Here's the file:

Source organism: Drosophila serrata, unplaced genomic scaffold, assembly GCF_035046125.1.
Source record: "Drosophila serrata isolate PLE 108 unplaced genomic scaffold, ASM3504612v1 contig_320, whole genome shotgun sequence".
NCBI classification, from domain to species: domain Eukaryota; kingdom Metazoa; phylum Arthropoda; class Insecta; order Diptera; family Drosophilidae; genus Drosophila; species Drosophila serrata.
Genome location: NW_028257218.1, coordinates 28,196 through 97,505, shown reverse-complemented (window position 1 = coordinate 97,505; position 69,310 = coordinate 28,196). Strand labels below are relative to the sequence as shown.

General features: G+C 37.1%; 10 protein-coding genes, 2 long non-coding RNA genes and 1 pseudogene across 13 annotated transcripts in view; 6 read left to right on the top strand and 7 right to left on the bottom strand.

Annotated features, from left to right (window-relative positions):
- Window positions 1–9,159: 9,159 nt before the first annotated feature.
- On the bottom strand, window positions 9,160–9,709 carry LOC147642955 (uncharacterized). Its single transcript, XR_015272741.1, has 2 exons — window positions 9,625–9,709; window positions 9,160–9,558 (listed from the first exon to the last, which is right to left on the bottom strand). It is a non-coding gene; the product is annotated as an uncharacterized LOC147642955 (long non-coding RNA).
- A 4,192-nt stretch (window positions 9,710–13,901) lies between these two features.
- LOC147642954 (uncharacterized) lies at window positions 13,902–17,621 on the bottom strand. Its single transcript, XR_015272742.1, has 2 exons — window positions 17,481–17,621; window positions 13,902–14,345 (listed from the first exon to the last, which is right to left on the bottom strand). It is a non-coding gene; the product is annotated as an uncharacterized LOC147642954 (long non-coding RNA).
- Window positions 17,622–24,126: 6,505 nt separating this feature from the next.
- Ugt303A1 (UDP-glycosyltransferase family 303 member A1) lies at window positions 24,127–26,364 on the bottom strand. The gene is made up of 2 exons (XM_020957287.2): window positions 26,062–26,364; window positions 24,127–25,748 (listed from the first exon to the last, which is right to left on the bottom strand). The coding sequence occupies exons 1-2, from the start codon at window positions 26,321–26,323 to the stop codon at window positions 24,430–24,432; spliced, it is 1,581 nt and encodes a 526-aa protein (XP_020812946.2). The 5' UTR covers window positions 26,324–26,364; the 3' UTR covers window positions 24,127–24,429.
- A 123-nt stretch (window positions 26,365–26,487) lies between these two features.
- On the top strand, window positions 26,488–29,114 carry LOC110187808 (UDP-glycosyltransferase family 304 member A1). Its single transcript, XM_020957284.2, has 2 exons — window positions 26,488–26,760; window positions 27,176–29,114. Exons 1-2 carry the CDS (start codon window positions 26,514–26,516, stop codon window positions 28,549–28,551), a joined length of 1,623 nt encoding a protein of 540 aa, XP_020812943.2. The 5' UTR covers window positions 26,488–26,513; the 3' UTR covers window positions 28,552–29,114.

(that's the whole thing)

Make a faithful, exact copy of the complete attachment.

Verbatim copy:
Source organism: Drosophila serrata, unplaced genomic scaffold, assembly GCF_035046125.1.
Source record: "Drosophila serrata isolate PLE 108 unplaced genomic scaffold, ASM3504612v1 contig_320, whole genome shotgun sequence".
NCBI classification, from domain to species: domain Eukaryota; kingdom Metazoa; phylum Arthropoda; class Insecta; order Diptera; family Drosophilidae; genus Drosophila; species Drosophila serrata.
Genome location: NW_028257218.1, coordinates 28,196 through 97,505, shown reverse-complemented (window position 1 = coordinate 97,505; position 69,310 = coordinate 28,196). Strand labels below are relative to the sequence as shown.

General features: G+C 37.1%; 10 protein-coding genes, 2 long non-coding RNA genes and 1 pseudogene across 13 annotated transcripts in view; 6 read left to right on the top strand and 7 right to left on the bottom strand.

Annotated features, from left to right (window-relative positions):
- Window positions 1–9,159: 9,159 nt before the first annotated feature.
- On the bottom strand, window positions 9,160–9,709 carry LOC147642955 (uncharacterized). Its single transcript, XR_015272741.1, has 2 exons — window positions 9,625–9,709; window positions 9,160–9,558 (listed from the first exon to the last, which is right to left on the bottom strand). It is a non-coding gene; the product is annotated as an uncharacterized LOC147642955 (long non-coding RNA).
- A 4,192-nt stretch (window positions 9,710–13,901) lies between these two features.
- LOC147642954 (uncharacterized) lies at window positions 13,902–17,621 on the bottom strand. Its single transcript, XR_015272742.1, has 2 exons — window positions 17,481–17,621; window positions 13,902–14,345 (listed from the first exon to the last, which is right to left on the bottom strand). It is a non-coding gene; the product is annotated as an uncharacterized LOC147642954 (long non-coding RNA).
- Window positions 17,622–24,126: 6,505 nt separating this feature from the next.
- Ugt303A1 (UDP-glycosyltransferase family 303 member A1) lies at window positions 24,127–26,364 on the bottom strand. The gene is made up of 2 exons (XM_020957287.2): window positions 26,062–26,364; window positions 24,127–25,748 (listed from the first exon to the last, which is right to left on the bottom strand). The coding sequence occupies exons 1-2, from the start codon at window positions 26,321–26,323 to the stop codon at window positions 24,430–24,432; spliced, it is 1,581 nt and encodes a 526-aa protein (XP_020812946.2). The 5' UTR covers window positions 26,324–26,364; the 3' UTR covers window positions 24,127–24,429.
- A 123-nt stretch (window positions 26,365–26,487) lies between these two features.
- On the top strand, window positions 26,488–29,114 carry LOC110187808 (UDP-glycosyltransferase family 304 member A1). Its single transcript, XM_020957284.2, has 2 exons — window positions 26,488–26,760; window positions 27,176–29,114. Exons 1-2 carry the CDS (start codon window positions 26,514–26,516, stop codon window positions 28,549–28,551), a joined length of 1,623 nt encoding a protein of 540 aa, XP_020812943.2. The 5' UTR covers window positions 26,488–26,513; the 3' UTR covers window positions 28,552–29,114.